Well, I just won NaNoWriMo this morning. How about you?Continue reading “I am officially a #NaNoWriMo2020 Winner!”
I’ve been struggling.
I know my struggle as a white person pales in comparison with the struggles of People of Color in the United States and other parts of the world. But I am struggling. Because I know I’ve been brought up in a racial world, and I want to be a good person who treats all human beings as if they are equal. Because I know – intellectually – that we are. However, it’s hard to know the “right way” to go about this when you’ve been steeped in racist messaging your entire life.
I want my writing to be inclusive, but I don’t know how to accomplish this. I’m trying to learn how. I’m reading lots of non-fiction books on the subject and fiction by people of color (see brief list of recommended reading at the bottom of this post). I’ve also watched in horror as other white writers have been ravaged on Twitter for doing it wrong. What if I mess up, despite my best efforts? What if that happens to me? Or worse, what if I unintentionally hurt people with my ignorance?Continue reading “I’ve been struggling with race: Inclusive writing for the white writer”
Thursday, August 1st, I had the opportunity to present my very first formal book reading of my new novel, DIY High, at Ryburn Place, the former Sprague’s Super Service on Historic Route 66 in Bloomington, Illinois. If you’re ever in Central Illinois, USA – especially if you’re a Route 66 fan – Ryburn Place is a must-see!
Because I was speaking at a Route 66-themed venue, I tailored my talk to the location. The following is a transcript of portions of the presentation (minus introductions and other extraneous materials regarding the location and timing of refreshments at the event.) In addition to discussing modern life along Route 66, I also read a brief snippet from DIY High, which is also included below. Enjoy!
Working Poor Americans on Today’s Historic Route 66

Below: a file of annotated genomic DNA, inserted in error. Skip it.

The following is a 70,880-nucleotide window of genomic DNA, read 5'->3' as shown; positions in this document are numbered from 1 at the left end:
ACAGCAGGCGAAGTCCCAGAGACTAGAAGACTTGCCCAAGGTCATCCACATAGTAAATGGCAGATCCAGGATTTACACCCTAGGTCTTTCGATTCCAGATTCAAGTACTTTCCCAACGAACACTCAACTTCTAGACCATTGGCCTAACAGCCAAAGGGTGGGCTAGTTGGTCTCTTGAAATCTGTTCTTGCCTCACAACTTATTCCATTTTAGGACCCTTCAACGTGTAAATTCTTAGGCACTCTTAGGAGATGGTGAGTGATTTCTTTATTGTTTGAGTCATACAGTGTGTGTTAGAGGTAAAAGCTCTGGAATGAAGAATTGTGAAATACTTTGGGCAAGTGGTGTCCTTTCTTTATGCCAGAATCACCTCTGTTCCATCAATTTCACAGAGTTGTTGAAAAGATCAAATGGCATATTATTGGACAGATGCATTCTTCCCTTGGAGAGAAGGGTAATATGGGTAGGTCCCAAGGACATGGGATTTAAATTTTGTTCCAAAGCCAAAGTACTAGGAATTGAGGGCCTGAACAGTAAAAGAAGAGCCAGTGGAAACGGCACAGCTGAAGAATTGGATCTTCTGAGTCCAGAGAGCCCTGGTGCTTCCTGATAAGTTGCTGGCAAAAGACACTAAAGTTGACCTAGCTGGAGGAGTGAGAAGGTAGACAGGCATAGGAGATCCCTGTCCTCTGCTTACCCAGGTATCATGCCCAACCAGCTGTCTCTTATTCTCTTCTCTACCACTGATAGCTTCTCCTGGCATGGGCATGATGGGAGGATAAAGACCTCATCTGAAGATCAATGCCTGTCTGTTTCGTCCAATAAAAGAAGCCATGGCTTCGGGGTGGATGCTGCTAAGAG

DIY High isn’t about Route 66, but it does take place in a small town on this iconic highway. It is a small town, much like the central Illinois town where I live, with its busy truck stop and historic Route 66 tourist spots. The Paul Bunyan statue down the road in another town even makes a cameo appearance in this book. Continue reading “DIY High: On the plight of the Working Poor in Small Town America”
I am so excited about my writing right now! I just finished a rough draft of the second of two novel manuscripts that I plan to finish by the middle of this year!
It usually takes me some time to switch from writing mode to revising mode, but it really helps that I set one of the manuscripts aside and moved on to the next one before editing this time. Revisions are already going well, and I hope to have this manuscript ready to share with my creative writing workshop in just a few weeks!
How about I tell you what I’ve been working on so you can share in my excitement?
Project #1: Demons of the Night
I started this book quite some time ago when I had one of those dreams that was too good to not write it into a scene. This novel is very different from my last two. It’s an adult book that includes witches, demons, and philandering preachers. It’s a battle of good and evil, where it’s not always obvious which side is which.
At the center of this battle is Docia, a sheltered young woman whose father and step-mother are determined to keep her sequestered within the “safe” world of her grandfather’s church compound and seem unlikely to ever allow her to move forward into a life of her own choosing. Continue reading “I have two new #novels in the works!”
Yesterday, I glanced at my blog and realized, “I haven’t blogged since May—MAY!” Wow, have I been busy! I guess it’s a good thing though, because I have been busy writing other things. In fact, I am very close to publishing my latest project, a short YA novel titled, F-ing Freddy Fisher.